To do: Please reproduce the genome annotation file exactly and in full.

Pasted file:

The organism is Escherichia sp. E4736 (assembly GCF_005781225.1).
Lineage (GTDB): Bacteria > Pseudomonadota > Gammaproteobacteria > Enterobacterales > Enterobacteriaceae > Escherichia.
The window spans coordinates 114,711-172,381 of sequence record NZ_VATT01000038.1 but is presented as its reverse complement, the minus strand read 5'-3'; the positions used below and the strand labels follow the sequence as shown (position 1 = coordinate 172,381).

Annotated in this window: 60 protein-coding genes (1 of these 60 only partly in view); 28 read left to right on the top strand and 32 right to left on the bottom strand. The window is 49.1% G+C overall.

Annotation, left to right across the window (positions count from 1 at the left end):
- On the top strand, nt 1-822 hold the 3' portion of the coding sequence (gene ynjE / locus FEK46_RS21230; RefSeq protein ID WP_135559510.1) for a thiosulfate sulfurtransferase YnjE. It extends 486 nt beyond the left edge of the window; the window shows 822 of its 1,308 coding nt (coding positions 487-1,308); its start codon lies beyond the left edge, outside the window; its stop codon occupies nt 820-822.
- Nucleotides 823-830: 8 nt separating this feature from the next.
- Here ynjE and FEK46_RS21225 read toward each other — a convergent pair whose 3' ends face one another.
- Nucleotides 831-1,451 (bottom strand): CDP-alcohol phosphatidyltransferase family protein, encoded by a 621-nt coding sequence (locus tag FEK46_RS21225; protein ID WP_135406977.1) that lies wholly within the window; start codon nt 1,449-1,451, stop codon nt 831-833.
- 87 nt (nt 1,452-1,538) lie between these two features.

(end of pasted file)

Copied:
The organism is Escherichia sp. E4736 (assembly GCF_005781225.1).
Lineage (GTDB): Bacteria > Pseudomonadota > Gammaproteobacteria > Enterobacterales > Enterobacteriaceae > Escherichia.
The window spans coordinates 114,711-172,381 of sequence record NZ_VATT01000038.1 but is presented as its reverse complement, the minus strand read 5'-3'; the positions used below and the strand labels follow the sequence as shown (position 1 = coordinate 172,381).

Annotated in this window: 60 protein-coding genes (1 of these 60 only partly in view); 28 read left to right on the top strand and 32 right to left on the bottom strand. The window is 49.1% G+C overall.

Annotation, left to right across the window (positions count from 1 at the left end):
- On the top strand, nt 1-822 hold the 3' portion of the coding sequence (gene ynjE / locus FEK46_RS21230; RefSeq protein ID WP_135559510.1) for a thiosulfate sulfurtransferase YnjE. It extends 486 nt beyond the left edge of the window; the window shows 822 of its 1,308 coding nt (coding positions 487-1,308); its start codon lies beyond the left edge, outside the window; its stop codon occupies nt 820-822.
- Nucleotides 823-830: 8 nt separating this feature from the next.
- Here ynjE and FEK46_RS21225 read toward each other — a convergent pair whose 3' ends face one another.
- Nucleotides 831-1,451 (bottom strand): CDP-alcohol phosphatidyltransferase family protein, encoded by a 621-nt coding sequence (locus tag FEK46_RS21225; protein ID WP_135406977.1) that lies wholly within the window; start codon nt 1,449-1,451, stop codon nt 831-833.
- 87 nt (nt 1,452-1,538) lie between these two features.